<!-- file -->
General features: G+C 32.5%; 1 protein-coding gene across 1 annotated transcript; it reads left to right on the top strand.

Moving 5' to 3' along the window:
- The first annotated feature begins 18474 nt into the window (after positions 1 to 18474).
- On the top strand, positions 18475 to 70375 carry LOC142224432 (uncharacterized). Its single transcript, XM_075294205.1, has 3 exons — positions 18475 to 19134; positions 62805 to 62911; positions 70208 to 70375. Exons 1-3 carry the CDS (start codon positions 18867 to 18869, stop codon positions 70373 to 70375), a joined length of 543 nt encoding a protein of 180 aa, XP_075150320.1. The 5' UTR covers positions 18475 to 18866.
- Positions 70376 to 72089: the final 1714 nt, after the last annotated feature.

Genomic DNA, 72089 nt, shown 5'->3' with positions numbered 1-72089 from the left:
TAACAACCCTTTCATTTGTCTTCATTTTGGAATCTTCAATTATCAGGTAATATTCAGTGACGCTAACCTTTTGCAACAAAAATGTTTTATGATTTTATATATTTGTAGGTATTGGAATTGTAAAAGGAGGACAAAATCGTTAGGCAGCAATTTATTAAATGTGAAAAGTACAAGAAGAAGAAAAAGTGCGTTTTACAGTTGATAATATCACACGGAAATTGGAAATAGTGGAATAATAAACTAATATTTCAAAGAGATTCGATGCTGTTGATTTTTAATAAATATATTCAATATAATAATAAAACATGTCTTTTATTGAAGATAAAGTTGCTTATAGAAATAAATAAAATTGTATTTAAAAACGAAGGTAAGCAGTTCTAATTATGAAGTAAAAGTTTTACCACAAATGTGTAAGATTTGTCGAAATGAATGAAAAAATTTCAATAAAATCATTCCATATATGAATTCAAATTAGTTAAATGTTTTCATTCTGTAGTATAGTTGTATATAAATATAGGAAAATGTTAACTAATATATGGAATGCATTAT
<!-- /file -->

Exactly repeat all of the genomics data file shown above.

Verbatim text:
General features: G+C 32.5%; 1 protein-coding gene across 1 annotated transcript; it reads left to right on the top strand.

Moving 5' to 3' along the window:
- The first annotated feature begins 18474 nt into the window (after positions 1 to 18474).
- On the top strand, positions 18475 to 70375 carry LOC142224432 (uncharacterized). Its single transcript, XM_075294205.1, has 3 exons — positions 18475 to 19134; positions 62805 to 62911; positions 70208 to 70375. Exons 1-3 carry the CDS (start codon positions 18867 to 18869, stop codon positions 70373 to 70375), a joined length of 543 nt encoding a protein of 180 aa, XP_075150320.1. The 5' UTR covers positions 18475 to 18866.
- Positions 70376 to 72089: the final 1714 nt, after the last annotated feature.

Genomic DNA, 72089 nt, shown 5'->3' with positions numbered 1-72089 from the left:
TAACAACCCTTTCATTTGTCTTCATTTTGGAATCTTCAATTATCAGGTAATATTCAGTGACGCTAACCTTTTGCAACAAAAATGTTTTATGATTTTATATATTTGTAGGTATTGGAATTGTAAAAGGAGGACAAAATCGTTAGGCAGCAATTTATTAAATGTGAAAAGTACAAGAAGAAGAAAAAGTGCGTTTTACAGTTGATAATATCACACGGAAATTGGAAATAGTGGAATAATAAACTAATATTTCAAAGAGATTCGATGCTGTTGATTTTTAATAAATATATTCAATATAATAATAAAACATGTCTTTTATTGAAGATAAAGTTGCTTATAGAAATAAATAAAATTGTATTTAAAAACGAAGGTAAGCAGTTCTAATTATGAAGTAAAAGTTTTACCACAAATGTGTAAGATTTGTCGAAATGAATGAAAAAATTTCAATAAAATCATTCCATATATGAATTCAAATTAGTTAAATGTTTTCATTCTGTAGTATAGTTGTATATAAATATAGGAAAATGTTAACTAATATATGGAATGCATTAT